LONDON — The only way is luxury, said Burberry as it reported record revenue and higher-than-expected profits in fiscal 2021-22 despite the lockdowns in China, war in Ukraine and rocketing inflation in the U.K., its home market.
Although Burberry’s new chief executive officer Jonathan Akeroyd didn’t reveal much about his strategy, it’s clear the future will be about gaining traction in the luxury market, focusing on the full-price business and wooing younger customers with fresh ideas and further strides in the environmental and social space.
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Akeroyd, who assumed the helm eight weeks ago, won’t be laying out his plan publicly until the November interim results, but on Wednesday, during the year-end presentation to analysts, he took center stage, along with Julie Brown, Burberry’s chief operating and chief financial officer.
It was the first time in two years that the company staged a live presentation at its London headquarters, and Akeroyd and Brown were in a bullish mood, optimistic about the future and the prospect that China will rebound mightily once local lockdowns lift.
Revenue in the 53 weeks ended April 2 rose 21 percent to 2.83 billion pounds.
Same-store sales grew 18 percent in the year, while full-price same-store sales were up 24 percent compared with the prior year, the result of the company’s push to eliminate discounting, bolster margins and behave more like a luxury brand.
Adjusted operating profit was ahead of guidance, rising 32 percent to 523 million pounds. Reported operating profit edged up 4.2 percent to 543 million pounds. Profit after tax rose 5.6 percent to 397 million pounds.
The company unveiled a 400 million-pound share buyback to be completed within the current fiscal year, and a final dividend per share of 0.354 pounds for the 2021-22 year.
Akeroyd said “true luxury” was the direction of travel for Burberry; it creates desire for customers and value for the brand. He said he wants to build on the “already strong platform” inherited from his predecessor Marco Gobbetti and from Burberry’s talented teams.
He said brand activations like Burberry’s Rodeo Drive experience; collaborations such as the recent sell-out one with Supreme, and “retail excellence” would help to burnish Burberry’s image and keep tills humming.
Akeroyd added that he has confidence in Riccardo Tisci, the chief creative officer, and described the designer as “consistent” in his vision for the brand, with a “strong eye and pulse for what the market needs.”
Akeroyd added that the two “feel comfortable with each other and we have a good dialogue going, too. He’s equally as proud as I am to be working for the brand.”
The new CEO said he is “very aware” that Burberry has transitioned into the luxury space and now “the expectation is growth. It was a very brave and impressive decision to exit markdown and now there’s an opportunity to play on newness.”
He added that in the Americas region there is “a much stronger appetite for the brand,” and great potential.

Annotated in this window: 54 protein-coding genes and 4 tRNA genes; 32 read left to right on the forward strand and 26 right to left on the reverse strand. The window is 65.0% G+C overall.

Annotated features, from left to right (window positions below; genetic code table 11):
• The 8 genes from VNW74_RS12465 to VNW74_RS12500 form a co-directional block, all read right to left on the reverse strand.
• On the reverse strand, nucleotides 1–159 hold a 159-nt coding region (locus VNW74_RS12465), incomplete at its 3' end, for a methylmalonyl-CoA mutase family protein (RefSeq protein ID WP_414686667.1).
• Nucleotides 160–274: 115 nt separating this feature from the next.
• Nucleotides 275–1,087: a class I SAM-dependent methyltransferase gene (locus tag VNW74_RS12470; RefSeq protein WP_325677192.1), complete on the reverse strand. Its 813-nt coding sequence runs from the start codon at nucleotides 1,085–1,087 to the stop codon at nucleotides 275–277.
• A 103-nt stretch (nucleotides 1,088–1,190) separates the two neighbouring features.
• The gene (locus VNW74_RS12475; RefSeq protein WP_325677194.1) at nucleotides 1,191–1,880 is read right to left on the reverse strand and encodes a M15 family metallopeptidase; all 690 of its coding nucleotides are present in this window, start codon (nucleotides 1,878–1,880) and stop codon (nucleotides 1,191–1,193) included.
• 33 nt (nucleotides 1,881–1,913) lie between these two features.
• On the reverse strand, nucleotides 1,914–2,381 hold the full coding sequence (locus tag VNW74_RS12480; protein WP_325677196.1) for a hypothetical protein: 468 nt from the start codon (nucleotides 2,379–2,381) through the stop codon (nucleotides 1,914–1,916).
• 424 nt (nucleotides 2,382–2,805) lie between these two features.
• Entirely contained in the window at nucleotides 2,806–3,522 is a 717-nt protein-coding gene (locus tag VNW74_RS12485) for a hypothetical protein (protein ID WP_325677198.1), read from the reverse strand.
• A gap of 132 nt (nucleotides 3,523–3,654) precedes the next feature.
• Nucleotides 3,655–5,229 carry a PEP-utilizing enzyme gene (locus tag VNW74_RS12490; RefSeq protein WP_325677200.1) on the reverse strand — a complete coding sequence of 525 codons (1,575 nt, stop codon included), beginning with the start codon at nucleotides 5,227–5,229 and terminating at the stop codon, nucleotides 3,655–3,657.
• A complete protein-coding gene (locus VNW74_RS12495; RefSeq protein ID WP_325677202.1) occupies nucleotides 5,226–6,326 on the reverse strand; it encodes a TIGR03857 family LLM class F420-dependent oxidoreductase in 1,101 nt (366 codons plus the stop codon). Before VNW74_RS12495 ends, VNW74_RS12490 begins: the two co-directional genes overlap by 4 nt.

Burberry described the Americas as “the standout region” in fiscal 2021-22, with full-price sales almost doubling compared with two years ago, driven by new and younger consumers to the brand. Comparable-store sales in the region grew by 28 percent year-over-year.
The consumer is embracing the new, more luxe Burberry: Brown noted there was zero pushback from customers following two recent price hikes, in May 2021 and in January 2022. Burberry’s overarching strategy has been to nudge handbag prices from the 600- to 1,000-pound price range to the 1,000- to 2,000-pound one.
“We made the transfer successfully. There was no adverse response to the prices and we are seeing robust demand for products,” Brown said.
In fiscal 2021-22, full-price sales of outerwear and leather goods grew 39 percent and 28 percent, respectively, compared with two years ago when the company was still discounting.
Brown said the newly refurbished stores have been an ace marketing tool for leather accessories, in particular.
She said Burberry was originally targeting a 25 percent return on the new-format stores, and the majority of the units are already ahead of expectations due largely to sales of leather goods and outerwear.
Burberry now has 47 stores showcasing the new concept, including its Paris flagship on Rue Saint-Honoré. The company has a further 65 stores planned for refurbishment in the current fiscal year, with capital expenditure to range between 170 million pounds and 180 million pounds.
A year from now, around a quarter of Burberry’s directly operated stores will carry the new design.
Akeroyd said the Lola bag, which has a tactile, quilted finish, a TB monogram clasp and comes in a variety of shapes and sizes, has been performing “beyond expectations” in Burberry’s stores, and the brand will continue to roll out pop-ups for the Lola and other styles throughout the summer and the rest of the year.
The new CEO added that, on his watch Burberry would also go “the extra mile” for the environment. To wit, the brand said it would no longer be using exotic skins in future collections.